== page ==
Coastal communities struggling to adapt to climate change are beginning to do what was once unthinkable: retreat…

Read Full Article, Scientific American (08-2018)

Sea-Level Rise Poses Hard Choice for Two Neighborhoods: Rebuild or Retreat? Take Part (04-25-2015)

Reinforce and Build: The vicious cycle driving development on Florida’s most fragile beaches; by John Platt, Hakai Magazine (12-20-2016)

Developers don’t get it: climate change means we need to retreat from the coast, Guardian UK (15-03-2016)
It is preposterous to build in areas that are bound to flood. So why are real estate companies still doing it?..

Sea Level Rise Will Reshape U.S. Population In All 50 States; Yale E360 (04-19-2017)
Sea level rise could cause mass migrations that will affect not just the United States’ East Coast, but reshape communities deep in the heart of the country, according to new research…

Rising seas threaten nearly $1 trillion worth of US homes, and most of them are moderately priced; CNBC (10-18-2017)

We can’t ignore the rising sea; By Orrin H. Pilkey (06-15-2016)

The only answer to rising seas is to retreat; By Orrin H. Pilkey & Keith C. Pilkey; The News & Observer (10-18-2017)
Except for the timing, there is no controversy among scientists regarding sea level rise. Defending the coast and holding the shoreline in place ultimately will be futile. With a three-foot or a six-foot sea level rise, we will retreat, probably beginning within the next 50 years…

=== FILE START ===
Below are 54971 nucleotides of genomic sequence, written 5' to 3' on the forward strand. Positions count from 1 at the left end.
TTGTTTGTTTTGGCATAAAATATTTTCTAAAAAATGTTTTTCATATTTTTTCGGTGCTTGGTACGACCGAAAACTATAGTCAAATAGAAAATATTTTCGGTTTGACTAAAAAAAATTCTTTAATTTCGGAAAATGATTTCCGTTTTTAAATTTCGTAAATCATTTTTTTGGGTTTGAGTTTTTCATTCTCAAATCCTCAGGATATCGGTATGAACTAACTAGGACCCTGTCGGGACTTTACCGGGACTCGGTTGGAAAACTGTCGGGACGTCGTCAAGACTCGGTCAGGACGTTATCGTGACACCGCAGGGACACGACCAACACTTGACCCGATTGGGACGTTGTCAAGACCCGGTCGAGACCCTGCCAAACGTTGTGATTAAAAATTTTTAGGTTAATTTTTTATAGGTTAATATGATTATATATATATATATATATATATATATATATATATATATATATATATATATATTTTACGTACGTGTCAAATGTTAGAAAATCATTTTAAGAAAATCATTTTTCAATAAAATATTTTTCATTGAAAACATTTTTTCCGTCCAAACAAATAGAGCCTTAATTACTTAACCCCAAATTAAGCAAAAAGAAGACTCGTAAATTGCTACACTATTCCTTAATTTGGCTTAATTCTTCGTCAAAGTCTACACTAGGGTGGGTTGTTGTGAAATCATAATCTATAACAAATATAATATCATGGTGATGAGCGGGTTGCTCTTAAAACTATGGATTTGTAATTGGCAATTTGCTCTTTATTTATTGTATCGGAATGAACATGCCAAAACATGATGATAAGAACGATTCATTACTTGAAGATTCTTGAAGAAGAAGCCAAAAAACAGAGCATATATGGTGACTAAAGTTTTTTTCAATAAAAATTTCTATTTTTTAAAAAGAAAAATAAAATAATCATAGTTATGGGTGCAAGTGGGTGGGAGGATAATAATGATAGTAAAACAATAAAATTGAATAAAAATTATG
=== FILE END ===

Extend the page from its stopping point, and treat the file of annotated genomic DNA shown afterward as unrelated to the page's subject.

How Rising Seas Could Threaten the Internet


Photograph: © SAF — Coastal Care

Excerpts;

Climate change poses a serious threat to the United States’ internet infrastructure, with more than 4,000 miles of fiber optic cable expected to be under water within 15 years from just 1 foot of sea level rise, according to a new analysis by scientists at the University of Oregon and University of Wisconsin-Madison…

Read Full Article, Yale e360 (07-17-2018)

Sea Level Rise Could Double Erosion Rates of Southern California Coastal Cliffs


Severe coastal erosion, Isla Vista, California. Photograph: © SAF — Coastal Care

By USGS;

Coastal cliffs from Santa Barbara to San Diego might crumble at more than twice the historical rate by the year 2100 as sea levels rise.

U.S. Geological Survey scientists combined several computer models for the first time to forecast cliff erosion along the Southern California coast. Their peer-reviewed study was published in a recent issue of the American Geophysical Union’s Journal of Geophysical Research – Earth Surface.